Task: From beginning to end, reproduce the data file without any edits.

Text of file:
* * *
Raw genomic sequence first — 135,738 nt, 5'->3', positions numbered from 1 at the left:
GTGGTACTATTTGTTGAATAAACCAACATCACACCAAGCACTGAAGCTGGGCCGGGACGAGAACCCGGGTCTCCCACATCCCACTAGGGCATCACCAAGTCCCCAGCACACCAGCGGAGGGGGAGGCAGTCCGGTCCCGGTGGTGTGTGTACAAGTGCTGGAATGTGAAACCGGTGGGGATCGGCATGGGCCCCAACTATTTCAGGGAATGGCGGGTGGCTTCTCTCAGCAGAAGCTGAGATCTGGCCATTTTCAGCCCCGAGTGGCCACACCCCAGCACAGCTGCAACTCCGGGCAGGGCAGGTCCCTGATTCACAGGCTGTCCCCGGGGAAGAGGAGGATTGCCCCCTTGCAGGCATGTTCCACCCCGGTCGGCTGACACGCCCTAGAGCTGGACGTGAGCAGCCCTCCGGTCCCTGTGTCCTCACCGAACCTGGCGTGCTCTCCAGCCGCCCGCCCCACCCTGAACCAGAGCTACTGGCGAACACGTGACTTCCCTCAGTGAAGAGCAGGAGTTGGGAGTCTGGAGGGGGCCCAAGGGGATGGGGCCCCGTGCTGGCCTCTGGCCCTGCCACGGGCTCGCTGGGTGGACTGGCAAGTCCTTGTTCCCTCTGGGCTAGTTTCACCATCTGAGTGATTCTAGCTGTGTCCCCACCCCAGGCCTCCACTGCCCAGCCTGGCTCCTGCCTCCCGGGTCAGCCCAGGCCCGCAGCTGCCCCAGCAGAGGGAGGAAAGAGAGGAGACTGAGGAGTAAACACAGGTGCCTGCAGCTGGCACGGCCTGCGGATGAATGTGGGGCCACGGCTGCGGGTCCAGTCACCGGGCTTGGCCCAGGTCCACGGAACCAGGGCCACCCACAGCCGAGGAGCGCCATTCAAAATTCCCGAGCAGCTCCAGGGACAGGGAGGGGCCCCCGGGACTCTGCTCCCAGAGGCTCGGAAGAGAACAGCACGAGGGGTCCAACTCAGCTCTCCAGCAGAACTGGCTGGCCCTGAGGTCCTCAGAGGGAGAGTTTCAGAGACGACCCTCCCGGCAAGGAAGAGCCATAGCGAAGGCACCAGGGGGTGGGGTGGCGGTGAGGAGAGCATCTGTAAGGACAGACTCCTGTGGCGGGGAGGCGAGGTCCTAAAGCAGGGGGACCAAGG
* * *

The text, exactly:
Raw genomic sequence first — 135,738 nt, 5'->3', positions numbered from 1 at the left:
GTGGTACTATTTGTTGAATAAACCAACATCACACCAAGCACTGAAGCTGGGCCGGGACGAGAACCCGGGTCTCCCACATCCCACTAGGGCATCACCAAGTCCCCAGCACACCAGCGGAGGGGGAGGCAGTCCGGTCCCGGTGGTGTGTGTACAAGTGCTGGAATGTGAAACCGGTGGGGATCGGCATGGGCCCCAACTATTTCAGGGAATGGCGGGTGGCTTCTCTCAGCAGAAGCTGAGATCTGGCCATTTTCAGCCCCGAGTGGCCACACCCCAGCACAGCTGCAACTCCGGGCAGGGCAGGTCCCTGATTCACAGGCTGTCCCCGGGGAAGAGGAGGATTGCCCCCTTGCAGGCATGTTCCACCCCGGTCGGCTGACACGCCCTAGAGCTGGACGTGAGCAGCCCTCCGGTCCCTGTGTCCTCACCGAACCTGGCGTGCTCTCCAGCCGCCCGCCCCACCCTGAACCAGAGCTACTGGCGAACACGTGACTTCCCTCAGTGAAGAGCAGGAGTTGGGAGTCTGGAGGGGGCCCAAGGGGATGGGGCCCCGTGCTGGCCTCTGGCCCTGCCACGGGCTCGCTGGGTGGACTGGCAAGTCCTTGTTCCCTCTGGGCTAGTTTCACCATCTGAGTGATTCTAGCTGTGTCCCCACCCCAGGCCTCCACTGCCCAGCCTGGCTCCTGCCTCCCGGGTCAGCCCAGGCCCGCAGCTGCCCCAGCAGAGGGAGGAAAGAGAGGAGACTGAGGAGTAAACACAGGTGCCTGCAGCTGGCACGGCCTGCGGATGAATGTGGGGCCACGGCTGCGGGTCCAGTCACCGGGCTTGGCCCAGGTCCACGGAACCAGGGCCACCCACAGCCGAGGAGCGCCATTCAAAATTCCCGAGCAGCTCCAGGGACAGGGAGGGGCCCCCGGGACTCTGCTCCCAGAGGCTCGGAAGAGAACAGCACGAGGGGTCCAACTCAGCTCTCCAGCAGAACTGGCTGGCCCTGAGGTCCTCAGAGGGAGAGTTTCAGAGACGACCCTCCCGGCAAGGAAGAGCCATAGCGAAGGCACCAGGGGGTGGGGTGGCGGTGAGGAGAGCATCTGTAAGGACAGACTCCTGTGGCGGGGAGGCGAGGTCCTAAAGCAGGGGGACCAAGG